There was no whitewashing the fact that the freeway was a disaster in every way, and no doubt about who was to blame for it being like that. But curiously, the Press Democrat no longer mentioned the names of the guys it had long praised for standing up to those smarty-pants state engineers just a few years earlier.

Santa Rosa’s City Manager Sam Hood spoke to the San Francisco Commonwealth Club in 1951 and said the “selfish interests” who were to blame for forcing through the ground-level roadway had come to find the freeway had no impact on their business at all. He added that if a vote were to be held that day – less than two years after the freeway opened – not one merchant would oppose a bypass.

The PD managed to both strongly condemn the freeway (“every intersection is a death-trap”) while making its original boosters – including the paper itself – even more anonymous in a 1956 editorial: “…well-intentioned Santa Rosans, laymen who thought they knew more than highly experienced and qualified engineers, who kicked, screamed and protested until they had their way – and saddled Santa Rosa with a classic example of what happens when local pressure-groups have their way.” So forgiving.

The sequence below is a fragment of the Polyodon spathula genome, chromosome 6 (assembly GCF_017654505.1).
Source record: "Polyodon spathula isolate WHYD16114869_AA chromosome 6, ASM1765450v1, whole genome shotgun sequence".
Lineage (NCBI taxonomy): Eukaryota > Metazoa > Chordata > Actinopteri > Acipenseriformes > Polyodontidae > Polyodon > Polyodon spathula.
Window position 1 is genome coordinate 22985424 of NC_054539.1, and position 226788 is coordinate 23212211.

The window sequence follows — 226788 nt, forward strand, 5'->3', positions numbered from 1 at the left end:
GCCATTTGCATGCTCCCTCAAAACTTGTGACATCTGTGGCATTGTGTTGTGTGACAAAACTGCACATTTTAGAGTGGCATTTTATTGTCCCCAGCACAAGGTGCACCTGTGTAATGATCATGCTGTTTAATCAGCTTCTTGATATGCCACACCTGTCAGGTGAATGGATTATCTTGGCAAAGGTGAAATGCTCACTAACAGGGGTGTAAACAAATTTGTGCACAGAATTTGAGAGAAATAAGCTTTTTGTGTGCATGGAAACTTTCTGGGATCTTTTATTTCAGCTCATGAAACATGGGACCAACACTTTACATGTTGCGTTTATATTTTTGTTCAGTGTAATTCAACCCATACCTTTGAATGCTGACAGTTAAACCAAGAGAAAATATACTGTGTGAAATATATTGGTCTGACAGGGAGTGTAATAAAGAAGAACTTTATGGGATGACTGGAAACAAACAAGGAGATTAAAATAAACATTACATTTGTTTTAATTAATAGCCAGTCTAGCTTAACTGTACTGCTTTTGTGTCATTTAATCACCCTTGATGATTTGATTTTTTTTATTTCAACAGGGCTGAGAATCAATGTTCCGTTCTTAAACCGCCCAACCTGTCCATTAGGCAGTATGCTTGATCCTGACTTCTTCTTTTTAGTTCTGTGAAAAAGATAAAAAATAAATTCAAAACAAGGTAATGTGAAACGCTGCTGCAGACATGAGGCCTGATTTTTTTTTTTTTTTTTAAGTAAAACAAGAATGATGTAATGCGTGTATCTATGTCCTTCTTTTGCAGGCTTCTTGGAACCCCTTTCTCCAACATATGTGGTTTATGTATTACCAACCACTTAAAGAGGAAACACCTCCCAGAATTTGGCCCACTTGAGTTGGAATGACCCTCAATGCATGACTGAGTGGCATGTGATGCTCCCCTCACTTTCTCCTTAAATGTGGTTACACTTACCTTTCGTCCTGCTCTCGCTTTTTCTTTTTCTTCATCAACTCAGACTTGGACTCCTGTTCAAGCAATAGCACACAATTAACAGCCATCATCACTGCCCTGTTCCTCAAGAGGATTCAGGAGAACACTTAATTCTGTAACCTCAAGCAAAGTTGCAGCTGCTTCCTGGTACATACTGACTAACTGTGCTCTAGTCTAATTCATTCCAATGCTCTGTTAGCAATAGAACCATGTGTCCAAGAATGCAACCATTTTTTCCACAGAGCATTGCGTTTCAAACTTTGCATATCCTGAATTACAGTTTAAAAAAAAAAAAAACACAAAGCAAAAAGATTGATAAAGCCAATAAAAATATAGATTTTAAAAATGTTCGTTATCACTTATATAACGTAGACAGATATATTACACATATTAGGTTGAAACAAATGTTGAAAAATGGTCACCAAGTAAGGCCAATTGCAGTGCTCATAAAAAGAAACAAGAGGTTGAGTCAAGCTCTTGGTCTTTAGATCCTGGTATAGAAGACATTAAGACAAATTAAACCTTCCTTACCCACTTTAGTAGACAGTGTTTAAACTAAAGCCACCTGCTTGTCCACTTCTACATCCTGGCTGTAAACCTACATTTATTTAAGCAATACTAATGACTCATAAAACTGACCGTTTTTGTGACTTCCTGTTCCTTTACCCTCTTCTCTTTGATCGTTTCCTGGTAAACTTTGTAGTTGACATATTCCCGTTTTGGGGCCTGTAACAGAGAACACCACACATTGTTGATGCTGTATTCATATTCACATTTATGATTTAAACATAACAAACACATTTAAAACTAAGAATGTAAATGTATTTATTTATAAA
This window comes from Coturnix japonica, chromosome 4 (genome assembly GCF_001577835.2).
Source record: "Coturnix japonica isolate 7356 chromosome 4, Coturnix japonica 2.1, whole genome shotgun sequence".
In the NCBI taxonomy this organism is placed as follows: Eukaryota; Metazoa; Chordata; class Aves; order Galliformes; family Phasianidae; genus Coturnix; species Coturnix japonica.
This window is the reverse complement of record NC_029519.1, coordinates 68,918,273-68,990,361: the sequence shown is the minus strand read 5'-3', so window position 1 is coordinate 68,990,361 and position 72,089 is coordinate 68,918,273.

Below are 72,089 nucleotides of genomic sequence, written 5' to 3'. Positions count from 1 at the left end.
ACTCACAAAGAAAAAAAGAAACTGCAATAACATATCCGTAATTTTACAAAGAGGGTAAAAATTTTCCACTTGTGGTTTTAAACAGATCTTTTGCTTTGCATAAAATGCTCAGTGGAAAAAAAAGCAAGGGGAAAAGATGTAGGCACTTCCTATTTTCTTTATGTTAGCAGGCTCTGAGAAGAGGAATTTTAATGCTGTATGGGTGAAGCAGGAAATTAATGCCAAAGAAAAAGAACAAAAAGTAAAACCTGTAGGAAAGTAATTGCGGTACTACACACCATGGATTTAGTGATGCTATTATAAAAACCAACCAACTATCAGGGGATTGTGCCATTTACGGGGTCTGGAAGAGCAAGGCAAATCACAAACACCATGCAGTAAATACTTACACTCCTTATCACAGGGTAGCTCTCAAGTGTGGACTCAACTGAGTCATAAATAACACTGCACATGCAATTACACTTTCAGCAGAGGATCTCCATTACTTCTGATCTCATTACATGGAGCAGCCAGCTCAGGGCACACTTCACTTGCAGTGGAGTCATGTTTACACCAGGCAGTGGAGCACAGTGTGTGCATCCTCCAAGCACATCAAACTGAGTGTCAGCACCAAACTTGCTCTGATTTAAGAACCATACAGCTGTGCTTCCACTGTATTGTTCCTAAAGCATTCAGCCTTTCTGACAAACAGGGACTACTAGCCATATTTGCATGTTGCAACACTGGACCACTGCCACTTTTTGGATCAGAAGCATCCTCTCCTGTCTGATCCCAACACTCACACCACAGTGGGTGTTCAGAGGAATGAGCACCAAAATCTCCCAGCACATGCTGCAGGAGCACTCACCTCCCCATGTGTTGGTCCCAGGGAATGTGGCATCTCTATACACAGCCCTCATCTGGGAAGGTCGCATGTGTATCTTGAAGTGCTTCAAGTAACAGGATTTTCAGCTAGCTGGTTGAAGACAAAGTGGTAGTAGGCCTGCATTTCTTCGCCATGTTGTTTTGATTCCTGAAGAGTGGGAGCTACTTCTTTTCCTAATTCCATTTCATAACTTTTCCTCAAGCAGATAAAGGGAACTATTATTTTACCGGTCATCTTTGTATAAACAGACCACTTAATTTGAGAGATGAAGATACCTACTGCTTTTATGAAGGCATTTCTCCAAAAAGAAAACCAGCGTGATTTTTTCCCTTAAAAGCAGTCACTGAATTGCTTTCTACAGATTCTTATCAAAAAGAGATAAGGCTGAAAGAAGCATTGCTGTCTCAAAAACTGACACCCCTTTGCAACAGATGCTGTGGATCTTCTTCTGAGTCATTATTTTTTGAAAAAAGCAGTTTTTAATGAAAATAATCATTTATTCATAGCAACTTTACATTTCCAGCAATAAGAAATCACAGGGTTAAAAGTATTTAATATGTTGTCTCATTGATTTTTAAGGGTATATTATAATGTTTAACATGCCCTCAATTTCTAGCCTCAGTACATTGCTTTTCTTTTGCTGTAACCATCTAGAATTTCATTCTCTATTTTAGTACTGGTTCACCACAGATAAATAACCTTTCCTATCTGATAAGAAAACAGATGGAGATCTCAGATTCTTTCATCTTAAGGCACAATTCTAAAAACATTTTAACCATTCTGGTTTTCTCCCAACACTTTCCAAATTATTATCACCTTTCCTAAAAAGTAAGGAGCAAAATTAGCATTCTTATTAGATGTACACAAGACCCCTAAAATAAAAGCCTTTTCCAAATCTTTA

Santa Rosa finally yielded to the state and planning began for what we have today – an elevated highway 101 directly above the old ground level version. When work began the PD printed an Aug. 24, 1966 feature on the detour plans and expressed relief that the end was nigh for our “17-year-old mistake.” The new freeway opened October 1968 and cost $3.8M.

The old Santa Rosa Freeway may be no more but its terrible legacy remains, forever splitting the city between east and west. Whatever happens to this city – a population boom, catastrophic earthquake or fire, sweeping redevelopment or no development at all – that highway will endure and shape what we can do with our future. In Santa Rosa it will always be 1949.

NEXT: HOW WE LOST SANTA ROSA CREEK…
 

 

(Photo at top courtesy Larry Lapeere Collection)